This institute is designed to assist teachers using either model. Participants will have the chance to engage with other teachers who teach courses similar to their own, work on pacing and syllabus development, and design and execute laboratory and demonstration activities for use in their own classrooms, with participants encouraged to share their own ideas for demonstrations and best practices. The new College Board resources for Physics C will be examined (along with other changes in the Advanced Placement program such as the earlier registration needed.) Participants will also leave the institute with access to almost 50 years of past exams and solutions (a larger data base than the one used in the College Board new resources.) Emphasis will be placed on teaching problem solving techniques and approaches to teaching AP Physics C with an emphasis on encouraging higher order thinking skills and remediating student misconceptions. Participants will often work in small groups to allow them to choose the activities and portions of the course that best fit their needs. For each course (Mechanics and E&M) as appropriate, the presenter will familiarize participants with the whole framework for the curriculum, with emphasis on the portions that have proved most difficult for students in the past.
AP Statistics - In Person
Instructor: Brendan Murphy
In this institute participants will experience a complete overview of the new AP Statistics curriculum framework with emphasis on appropriate use of the graphing calculator, content and pacing, and global review for the AP exam. We will also review content and pedagogy in the following areas: Exploratory Data Analysis, Experimental Design, Probability and Simulations, and Statistical Inference. A special focus on assessment and motivation will help participants incorporate new strategies to build a successful AP Statistics program at their school. We will review the College Board’s resources available to all teachers including AP Classroom and AP Central. Homework will be given each night and participants are encouraged to work together on these assignments. Since the AP Statistics Exam is 100% calculator active this technology will be used extensively during the workshop.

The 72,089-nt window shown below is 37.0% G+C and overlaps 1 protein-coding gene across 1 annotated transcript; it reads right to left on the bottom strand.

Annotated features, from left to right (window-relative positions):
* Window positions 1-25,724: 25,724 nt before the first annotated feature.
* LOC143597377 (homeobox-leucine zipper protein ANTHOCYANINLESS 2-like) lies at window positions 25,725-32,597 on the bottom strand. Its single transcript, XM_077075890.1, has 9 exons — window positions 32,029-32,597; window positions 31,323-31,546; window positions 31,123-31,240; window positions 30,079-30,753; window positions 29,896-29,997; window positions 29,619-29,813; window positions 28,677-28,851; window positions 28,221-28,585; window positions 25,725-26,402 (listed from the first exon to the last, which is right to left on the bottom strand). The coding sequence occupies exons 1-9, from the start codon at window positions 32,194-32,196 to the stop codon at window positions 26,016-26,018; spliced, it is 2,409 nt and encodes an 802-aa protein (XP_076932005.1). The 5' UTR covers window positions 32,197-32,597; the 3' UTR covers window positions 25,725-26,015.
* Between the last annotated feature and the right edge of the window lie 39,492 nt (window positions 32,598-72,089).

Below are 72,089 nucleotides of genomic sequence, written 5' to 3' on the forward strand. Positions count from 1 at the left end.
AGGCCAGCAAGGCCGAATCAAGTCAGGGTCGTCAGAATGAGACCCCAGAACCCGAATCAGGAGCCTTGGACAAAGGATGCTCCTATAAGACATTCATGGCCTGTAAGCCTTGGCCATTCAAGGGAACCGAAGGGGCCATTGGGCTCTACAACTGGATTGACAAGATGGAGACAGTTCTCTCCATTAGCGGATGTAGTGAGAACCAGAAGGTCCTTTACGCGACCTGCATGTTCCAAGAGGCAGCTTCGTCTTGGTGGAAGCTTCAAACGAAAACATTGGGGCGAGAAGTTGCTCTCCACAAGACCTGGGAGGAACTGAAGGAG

AP US History - In Person
Instructor: Susan Pingel
This in person workshop is designed for both new and experienced teachers. Teachers will have the chance to wrestle with how to teach their best college level US History survey course by using compelling questions, class discussions and primary sources, while they develop the course syllabus. The workshop will open up ways to use Historical Thinking Skills to explore content from 1491 to the present. Teachers will plan lessons and units that motivate students and encourage deep thinking. Teachers will learn that they have more freedom in developing their course content than they think!
AP World History - In Person
Instructor: Jonathan Henderson
World History is a relatively new discipline and its methodology differs considerably from other approaches to history. This workshop is based on the philosophy that understanding the conceptual structure of the course and the interaction of its component parts is essential to creating effective lessons and assessments in the classroom. After briefly outlining the “architecture” of AP World History, we will consider proven lesson plans and how they serve as models for creating quality activities in the classroom. Teachers will leave with ready-to-go classroom materials, tech tools, curriculum guides, and assessment items as well as the informed ability to develop these on their own. A significant part of the week will be devoted to teaching the skills necessary for the writing component of the exam with special attention to recent changes in the rubric and essay prompts.
Letter to Participants
Dear AP World History participants:
Welcome to the St Johnsbury APSI in World History! It is my pleasure to lead this professional development event and my goal that, whether you are new or experienced, you will leave with a deeper understanding of the course as well as materials for use in your classroom. This workshop is based on the philosophy that understanding the conceptual structure of the course and the interaction of its component parts is essential to creating effective lessons and assessments in the classroom. I constantly try to put myself into your shoes and remember the Summer Institutes I attended in past years as a participant and plan our sessions according.
Teaching this class can be a daunting enterprise. Not only is our subject immense, but it often feels as if we are teaching two classes: a content class and a skills-based writing class. To make it manageable, these two components really must be taught together. It is my goal that teachers leave my workshop with specific lessons that build skills while also conveying content. I also want teachers to have the ability to use these lessons as models to create their own classroom materials. We will also review the new rubrics and essay prompts and consider their implications for classroom instruction.
I am looking forward to our week together. Should you have any questions, please feel free to email me. See you in July!